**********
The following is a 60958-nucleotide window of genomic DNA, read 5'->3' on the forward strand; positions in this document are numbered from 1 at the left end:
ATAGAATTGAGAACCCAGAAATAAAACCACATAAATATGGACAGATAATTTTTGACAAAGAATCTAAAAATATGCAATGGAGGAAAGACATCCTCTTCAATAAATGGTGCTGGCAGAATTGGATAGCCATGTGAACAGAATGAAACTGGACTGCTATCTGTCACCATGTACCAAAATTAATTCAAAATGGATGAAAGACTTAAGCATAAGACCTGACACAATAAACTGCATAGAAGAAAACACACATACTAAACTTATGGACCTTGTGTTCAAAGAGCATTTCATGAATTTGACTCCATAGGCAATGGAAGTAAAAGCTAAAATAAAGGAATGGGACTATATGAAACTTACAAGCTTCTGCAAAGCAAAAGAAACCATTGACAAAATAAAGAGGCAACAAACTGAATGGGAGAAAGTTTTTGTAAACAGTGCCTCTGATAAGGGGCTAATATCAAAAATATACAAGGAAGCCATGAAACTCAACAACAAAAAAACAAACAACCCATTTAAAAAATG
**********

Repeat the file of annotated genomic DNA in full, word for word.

The following is a 60958-nucleotide window of genomic DNA, read 5'->3' on the forward strand; positions in this document are numbered from 1 at the left end:
ATAGAATTGAGAACCCAGAAATAAAACCACATAAATATGGACAGATAATTTTTGACAAAGAATCTAAAAATATGCAATGGAGGAAAGACATCCTCTTCAATAAATGGTGCTGGCAGAATTGGATAGCCATGTGAACAGAATGAAACTGGACTGCTATCTGTCACCATGTACCAAAATTAATTCAAAATGGATGAAAGACTTAAGCATAAGACCTGACACAATAAACTGCATAGAAGAAAACACACATACTAAACTTATGGACCTTGTGTTCAAAGAGCATTTCATGAATTTGACTCCATAGGCAATGGAAGTAAAAGCTAAAATAAAGGAATGGGACTATATGAAACTTACAAGCTTCTGCAAAGCAAAAGAAACCATTGACAAAATAAAGAGGCAACAAACTGAATGGGAGAAAGTTTTTGTAAACAGTGCCTCTGATAAGGGGCTAATATCAAAAATATACAAGGAAGCCATGAAACTCAACAACAAAAAAACAAACAACCCATTTAAAAAATG